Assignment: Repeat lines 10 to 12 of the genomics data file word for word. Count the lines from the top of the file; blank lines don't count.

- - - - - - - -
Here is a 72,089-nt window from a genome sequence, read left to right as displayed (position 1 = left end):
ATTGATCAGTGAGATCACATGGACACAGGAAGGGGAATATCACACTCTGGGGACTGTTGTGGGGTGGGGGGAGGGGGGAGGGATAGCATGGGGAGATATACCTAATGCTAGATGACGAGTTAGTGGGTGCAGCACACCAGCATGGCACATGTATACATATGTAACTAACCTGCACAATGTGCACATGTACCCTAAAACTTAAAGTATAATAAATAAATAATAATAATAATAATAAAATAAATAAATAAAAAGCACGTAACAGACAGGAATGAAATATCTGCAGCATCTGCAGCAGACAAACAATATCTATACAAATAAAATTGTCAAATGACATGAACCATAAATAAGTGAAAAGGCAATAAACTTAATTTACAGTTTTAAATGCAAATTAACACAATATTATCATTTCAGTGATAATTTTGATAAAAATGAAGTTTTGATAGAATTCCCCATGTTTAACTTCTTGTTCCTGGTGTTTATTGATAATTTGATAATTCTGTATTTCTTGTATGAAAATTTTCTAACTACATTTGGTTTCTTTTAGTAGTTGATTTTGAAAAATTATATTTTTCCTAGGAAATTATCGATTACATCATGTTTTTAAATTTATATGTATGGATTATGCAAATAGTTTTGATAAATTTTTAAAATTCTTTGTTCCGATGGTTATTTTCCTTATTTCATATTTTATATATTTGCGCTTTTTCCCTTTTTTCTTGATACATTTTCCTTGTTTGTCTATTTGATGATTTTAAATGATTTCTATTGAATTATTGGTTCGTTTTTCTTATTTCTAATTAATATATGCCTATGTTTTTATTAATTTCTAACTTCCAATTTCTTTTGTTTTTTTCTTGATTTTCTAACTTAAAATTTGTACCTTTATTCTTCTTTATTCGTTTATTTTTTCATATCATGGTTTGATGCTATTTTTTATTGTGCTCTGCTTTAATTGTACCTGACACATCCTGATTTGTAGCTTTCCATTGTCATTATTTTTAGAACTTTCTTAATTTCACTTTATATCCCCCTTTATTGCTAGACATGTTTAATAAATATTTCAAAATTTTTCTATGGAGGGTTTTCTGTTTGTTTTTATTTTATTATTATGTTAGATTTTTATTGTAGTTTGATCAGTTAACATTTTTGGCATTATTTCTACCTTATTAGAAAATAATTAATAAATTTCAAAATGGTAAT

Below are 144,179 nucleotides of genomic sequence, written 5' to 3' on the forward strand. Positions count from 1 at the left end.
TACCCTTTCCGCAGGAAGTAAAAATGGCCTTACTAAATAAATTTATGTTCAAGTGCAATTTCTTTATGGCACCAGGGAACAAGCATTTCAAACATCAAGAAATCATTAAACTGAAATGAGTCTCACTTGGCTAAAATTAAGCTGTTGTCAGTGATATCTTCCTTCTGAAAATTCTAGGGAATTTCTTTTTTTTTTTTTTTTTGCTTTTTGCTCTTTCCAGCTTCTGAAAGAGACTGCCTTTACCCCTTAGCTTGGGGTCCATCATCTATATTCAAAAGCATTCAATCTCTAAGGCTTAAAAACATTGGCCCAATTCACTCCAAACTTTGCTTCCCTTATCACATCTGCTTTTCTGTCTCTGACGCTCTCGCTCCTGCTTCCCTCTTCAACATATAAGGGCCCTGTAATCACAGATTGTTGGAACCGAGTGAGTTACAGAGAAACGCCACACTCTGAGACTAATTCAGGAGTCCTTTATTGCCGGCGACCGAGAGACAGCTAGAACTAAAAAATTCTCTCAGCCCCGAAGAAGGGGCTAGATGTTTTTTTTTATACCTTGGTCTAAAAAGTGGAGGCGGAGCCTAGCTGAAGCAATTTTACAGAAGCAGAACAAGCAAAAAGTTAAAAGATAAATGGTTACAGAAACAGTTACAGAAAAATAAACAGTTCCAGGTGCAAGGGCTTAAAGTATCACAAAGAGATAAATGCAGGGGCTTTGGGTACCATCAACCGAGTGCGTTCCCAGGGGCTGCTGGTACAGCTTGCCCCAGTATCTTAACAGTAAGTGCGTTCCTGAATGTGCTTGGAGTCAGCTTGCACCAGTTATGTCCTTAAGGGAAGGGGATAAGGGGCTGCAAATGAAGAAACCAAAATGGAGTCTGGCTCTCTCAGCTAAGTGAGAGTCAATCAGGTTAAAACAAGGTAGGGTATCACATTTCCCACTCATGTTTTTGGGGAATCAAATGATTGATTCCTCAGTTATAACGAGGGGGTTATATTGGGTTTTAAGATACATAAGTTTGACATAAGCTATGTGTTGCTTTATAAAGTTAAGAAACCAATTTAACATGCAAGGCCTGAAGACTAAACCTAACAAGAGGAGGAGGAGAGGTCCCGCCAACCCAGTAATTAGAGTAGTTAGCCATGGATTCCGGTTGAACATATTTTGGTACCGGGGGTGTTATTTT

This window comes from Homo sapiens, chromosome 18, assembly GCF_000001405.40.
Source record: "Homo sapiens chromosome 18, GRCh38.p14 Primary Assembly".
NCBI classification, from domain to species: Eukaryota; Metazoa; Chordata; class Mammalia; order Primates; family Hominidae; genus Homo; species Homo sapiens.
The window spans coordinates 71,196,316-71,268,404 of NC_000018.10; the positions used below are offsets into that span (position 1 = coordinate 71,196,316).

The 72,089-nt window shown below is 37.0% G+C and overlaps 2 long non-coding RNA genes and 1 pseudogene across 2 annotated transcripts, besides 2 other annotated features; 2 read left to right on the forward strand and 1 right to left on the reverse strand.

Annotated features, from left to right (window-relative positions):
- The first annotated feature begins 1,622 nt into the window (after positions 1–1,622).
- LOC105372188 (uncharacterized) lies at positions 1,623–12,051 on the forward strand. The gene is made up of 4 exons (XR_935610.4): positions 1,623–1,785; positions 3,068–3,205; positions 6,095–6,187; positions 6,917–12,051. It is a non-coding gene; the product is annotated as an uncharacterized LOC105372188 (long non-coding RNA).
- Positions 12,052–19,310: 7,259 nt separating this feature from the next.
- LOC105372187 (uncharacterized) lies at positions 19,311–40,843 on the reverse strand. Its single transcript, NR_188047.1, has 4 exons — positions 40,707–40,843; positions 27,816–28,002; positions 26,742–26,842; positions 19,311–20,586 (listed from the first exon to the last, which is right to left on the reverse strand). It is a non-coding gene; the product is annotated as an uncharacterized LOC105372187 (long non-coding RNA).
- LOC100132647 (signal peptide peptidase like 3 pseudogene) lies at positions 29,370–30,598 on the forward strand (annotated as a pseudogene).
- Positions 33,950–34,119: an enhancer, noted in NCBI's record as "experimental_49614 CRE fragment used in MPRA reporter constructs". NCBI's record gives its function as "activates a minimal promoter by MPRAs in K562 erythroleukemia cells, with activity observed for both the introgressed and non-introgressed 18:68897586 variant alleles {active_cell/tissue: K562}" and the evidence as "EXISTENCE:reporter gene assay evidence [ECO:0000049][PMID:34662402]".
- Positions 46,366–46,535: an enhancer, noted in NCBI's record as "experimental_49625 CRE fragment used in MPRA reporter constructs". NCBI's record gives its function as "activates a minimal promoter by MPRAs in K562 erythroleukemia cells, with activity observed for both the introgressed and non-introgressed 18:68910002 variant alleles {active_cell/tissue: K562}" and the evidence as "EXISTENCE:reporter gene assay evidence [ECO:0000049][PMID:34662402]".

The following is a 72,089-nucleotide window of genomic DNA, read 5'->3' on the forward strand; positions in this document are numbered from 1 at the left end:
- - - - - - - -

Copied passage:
Annotated features, from left to right (window-relative positions):
- The first annotated feature begins 1,622 nt into the window (after positions 1–1,622).
- LOC105372188 (uncharacterized) lies at positions 1,623–12,051 on the forward strand. The gene is made up of 4 exons (XR_935610.4): positions 1,623–1,785; positions 3,068–3,205; positions 6,095–6,187; positions 6,917–12,051. It is a non-coding gene; the product is annotated as an uncharacterized LOC105372188 (long non-coding RNA).